I decided though to start this new coming week with the morning’s energy believing suddenly somehow in the popular saying: remember, “the early bird catches the worm”: nothing better than a walk along the Ostravice, former liquid border between Moravia and Silesia, while the city is still drawn in a horizontal human geometry.
But going down the stairs, the smell of perfume already precedes my steps. “A neighbor going to walk his dog,” I think: the building seems actually to be inhabited by more dogs than humans. Out in the street though, the window panes of the corner café show a well ensconced crowd of polevka (the Czech soup, which is often more than a mere fluid vegetables mix; made from broth, pieces of cabbage and potatoes, sometimes meat), rohliky (bread buns), coffees and their consumers looking perfectly up and awake when my short-sighted eyes still swim in a certain vagueness of reality’s contours. I checked the hour on the town hall tower—a convenient thing: time in the Czech towns and cities is everywhere; churches, towns or random clocks, tramways and trains stations, clocks in the school…so that you almost feel puzzled when suddenly there’s no clock surrounding you. Convenient thing until you realize that none of these time indicators are synchronized: layers of time repeatedly appear to get lost or won while you travel to your destination. The tower, this time, confirmed the fact: it was actually 5 am. 5 am and the city working as if it was noon without daylight. First thought: “of course, Moravia-Silesia being an industrial region, people must still go early to the factory where they work.” This was a memory of some words I heard once: “there are not so many bikes in the city. You only see factory-workers around 5am proceeding to work on the bike lanes.” He was talking about Karvina, a city built for coal-workers, surrounded now by lakes covering the abandoned coal, new playground for seagulls in Spring. “In this country of old time’s darkness and winter” writes Ondra Lysohorsky in 1937 about his native land. Indeed the “dark horror of [his] Lachian country” (Room in Tachkent and Ostrava’s Faubourg) Communism and coal industry’s tinge, could still hover in the still-standing chimney stacks, or the triangular cottages like hundreds of Hansel and Gretel little houses populating the back country. Historic memory dwells longer in concrete and stone—socialist-realism statues, blocks of flats, huge and squared architecture, constructions on which the look now slips without notice. This “old time’s darkness and winter” however was not present in the peculiar architecture and factories’ exhalations, but rather in Winter’s fumes, a mist gliding over the trees and giving its steeliness to the river Ostravice. Thus, from Listopad (November), literally month of the falling leaves, the landscape slowly fitted the poet’s words framing human activity “from white morning to dark night” (The Rowan’s Ballade) barely dropping any sunbeam.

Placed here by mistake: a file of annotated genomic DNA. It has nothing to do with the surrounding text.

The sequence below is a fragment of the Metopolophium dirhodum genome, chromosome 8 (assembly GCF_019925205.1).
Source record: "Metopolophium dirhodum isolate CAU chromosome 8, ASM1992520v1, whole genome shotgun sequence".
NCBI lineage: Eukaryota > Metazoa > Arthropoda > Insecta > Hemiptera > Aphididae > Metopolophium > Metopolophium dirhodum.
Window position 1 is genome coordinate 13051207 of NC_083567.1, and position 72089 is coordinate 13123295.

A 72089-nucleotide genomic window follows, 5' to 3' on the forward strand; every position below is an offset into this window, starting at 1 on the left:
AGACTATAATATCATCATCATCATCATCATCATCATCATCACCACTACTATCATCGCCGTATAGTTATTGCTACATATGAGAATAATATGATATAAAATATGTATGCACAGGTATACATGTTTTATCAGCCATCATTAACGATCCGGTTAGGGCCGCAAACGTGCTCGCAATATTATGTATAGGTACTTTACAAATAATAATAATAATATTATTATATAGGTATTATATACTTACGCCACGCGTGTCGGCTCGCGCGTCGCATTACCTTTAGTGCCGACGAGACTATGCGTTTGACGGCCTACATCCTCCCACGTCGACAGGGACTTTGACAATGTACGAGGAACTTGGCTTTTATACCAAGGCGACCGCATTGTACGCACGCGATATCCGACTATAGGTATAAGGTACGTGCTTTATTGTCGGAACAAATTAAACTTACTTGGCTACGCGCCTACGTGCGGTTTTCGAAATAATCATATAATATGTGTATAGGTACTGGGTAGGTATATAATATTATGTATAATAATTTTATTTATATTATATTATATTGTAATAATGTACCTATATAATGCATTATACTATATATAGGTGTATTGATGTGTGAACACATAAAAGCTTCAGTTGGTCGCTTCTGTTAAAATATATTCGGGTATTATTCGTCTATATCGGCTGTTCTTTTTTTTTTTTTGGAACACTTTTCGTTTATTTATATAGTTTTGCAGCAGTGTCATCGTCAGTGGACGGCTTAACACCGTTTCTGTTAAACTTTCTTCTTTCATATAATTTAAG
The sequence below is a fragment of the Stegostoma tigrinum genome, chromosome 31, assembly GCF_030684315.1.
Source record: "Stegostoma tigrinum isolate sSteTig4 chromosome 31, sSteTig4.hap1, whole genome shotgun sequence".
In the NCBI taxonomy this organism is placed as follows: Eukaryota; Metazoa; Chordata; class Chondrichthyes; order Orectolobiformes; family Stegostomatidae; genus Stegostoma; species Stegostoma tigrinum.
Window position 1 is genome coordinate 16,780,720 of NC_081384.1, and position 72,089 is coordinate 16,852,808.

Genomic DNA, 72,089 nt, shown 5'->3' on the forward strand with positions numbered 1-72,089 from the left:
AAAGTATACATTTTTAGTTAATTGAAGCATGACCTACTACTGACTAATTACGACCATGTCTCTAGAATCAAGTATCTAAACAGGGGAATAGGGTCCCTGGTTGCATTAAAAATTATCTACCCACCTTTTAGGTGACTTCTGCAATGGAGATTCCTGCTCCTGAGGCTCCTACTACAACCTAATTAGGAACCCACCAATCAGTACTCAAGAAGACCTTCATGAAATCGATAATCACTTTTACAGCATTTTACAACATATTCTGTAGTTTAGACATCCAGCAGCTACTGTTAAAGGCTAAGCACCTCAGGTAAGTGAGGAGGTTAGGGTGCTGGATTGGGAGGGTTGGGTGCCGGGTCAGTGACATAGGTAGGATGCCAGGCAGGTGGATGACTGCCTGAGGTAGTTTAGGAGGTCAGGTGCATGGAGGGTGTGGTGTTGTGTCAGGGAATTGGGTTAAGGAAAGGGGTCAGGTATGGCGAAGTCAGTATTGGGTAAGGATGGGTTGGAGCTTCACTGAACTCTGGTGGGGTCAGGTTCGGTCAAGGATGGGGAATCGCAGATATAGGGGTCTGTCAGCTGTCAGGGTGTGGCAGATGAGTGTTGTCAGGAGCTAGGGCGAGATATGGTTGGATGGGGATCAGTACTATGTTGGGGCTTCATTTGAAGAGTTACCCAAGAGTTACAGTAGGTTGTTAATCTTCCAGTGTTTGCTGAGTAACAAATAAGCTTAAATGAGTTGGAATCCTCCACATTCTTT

“Paddling towards the sun. The sun doesn’t wait,” he writes in the same poem: the race to the sun is something that only Northern and Eastern countries can seize. Going East, the vychod slunce, both East’s sun and sun’s exit—happens earlier in Spring and Summer, and sets way to soon in Autumn and Winter. This would actually be a rational explanation of the 5-3-5 Czech time schedule that characterizes the East part of Czech Republic: getting up at 5am, finishing work at 3, being ready to fill hospody and hospudek—the Czech pub—at 5pm when there’s not enough daylight to be out or too much to stay in; their pleasant buzzing peak hour (and often opening time) atmosphere handily coinciding with shops’ closing time.
It was in one of these places where your glass, filled with a luminous beer, becomes the main light source that I heard the official version: “if we get up early, it is because of František Josef I, the Austrio-Hungarian Emperor at the end of 19th century. He was an insomniac.” He sipped slowly the thick foam before continuing. “And he apparently decided that not only he would suffer from sleeplessness, but that all his subjects would have to be awake too. This habit is more visible here than in Bohemia where the traditions dwell stronger.”
Story or history, one will never know. Remain the beer and the sun. Which were maybe the reasons why Joseph could not sleep so well.